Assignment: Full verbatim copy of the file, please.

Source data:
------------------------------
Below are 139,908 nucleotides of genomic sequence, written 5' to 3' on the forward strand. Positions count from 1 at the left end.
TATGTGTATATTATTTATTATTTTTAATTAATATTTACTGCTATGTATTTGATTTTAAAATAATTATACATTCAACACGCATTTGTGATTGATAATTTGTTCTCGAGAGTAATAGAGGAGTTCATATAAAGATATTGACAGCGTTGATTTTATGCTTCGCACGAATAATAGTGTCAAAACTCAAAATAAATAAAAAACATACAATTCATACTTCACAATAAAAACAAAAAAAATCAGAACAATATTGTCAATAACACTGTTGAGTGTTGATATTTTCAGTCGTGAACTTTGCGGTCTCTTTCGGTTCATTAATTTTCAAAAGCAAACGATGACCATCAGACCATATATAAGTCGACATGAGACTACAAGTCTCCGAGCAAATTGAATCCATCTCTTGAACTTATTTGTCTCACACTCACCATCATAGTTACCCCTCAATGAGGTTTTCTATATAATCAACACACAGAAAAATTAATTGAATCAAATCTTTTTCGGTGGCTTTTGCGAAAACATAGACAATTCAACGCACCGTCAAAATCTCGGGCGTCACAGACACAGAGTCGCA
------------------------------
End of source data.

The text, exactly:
Below are 139,908 nucleotides of genomic sequence, written 5' to 3' on the forward strand. Positions count from 1 at the left end.
TATGTGTATATTATTTATTATTTTTAATTAATATTTACTGCTATGTATTTGATTTTAAAATAATTATACATTCAACACGCATTTGTGATTGATAATTTGTTCTCGAGAGTAATAGAGGAGTTCATATAAAGATATTGACAGCGTTGATTTTATGCTTCGCACGAATAATAGTGTCAAAACTCAAAATAAATAAAAAACATACAATTCATACTTCACAATAAAAACAAAAAAAATCAGAACAATATTGTCAATAACACTGTTGAGTGTTGATATTTTCAGTCGTGAACTTTGCGGTCTCTTTCGGTTCATTAATTTTCAAAAGCAAACGATGACCATCAGACCATATATAAGTCGACATGAGACTACAAGTCTCCGAGCAAATTGAATCCATCTCTTGAACTTATTTGTCTCACACTCACCATCATAGTTACCCCTCAATGAGGTTTTCTATATAATCAACACACAGAAAAATTAATTGAATCAAATCTTTTTCGGTGGCTTTTGCGAAAACATAGACAATTCAACGCACCGTCAAAATCTCGGGCGTCACAGACACAGAGTCGCA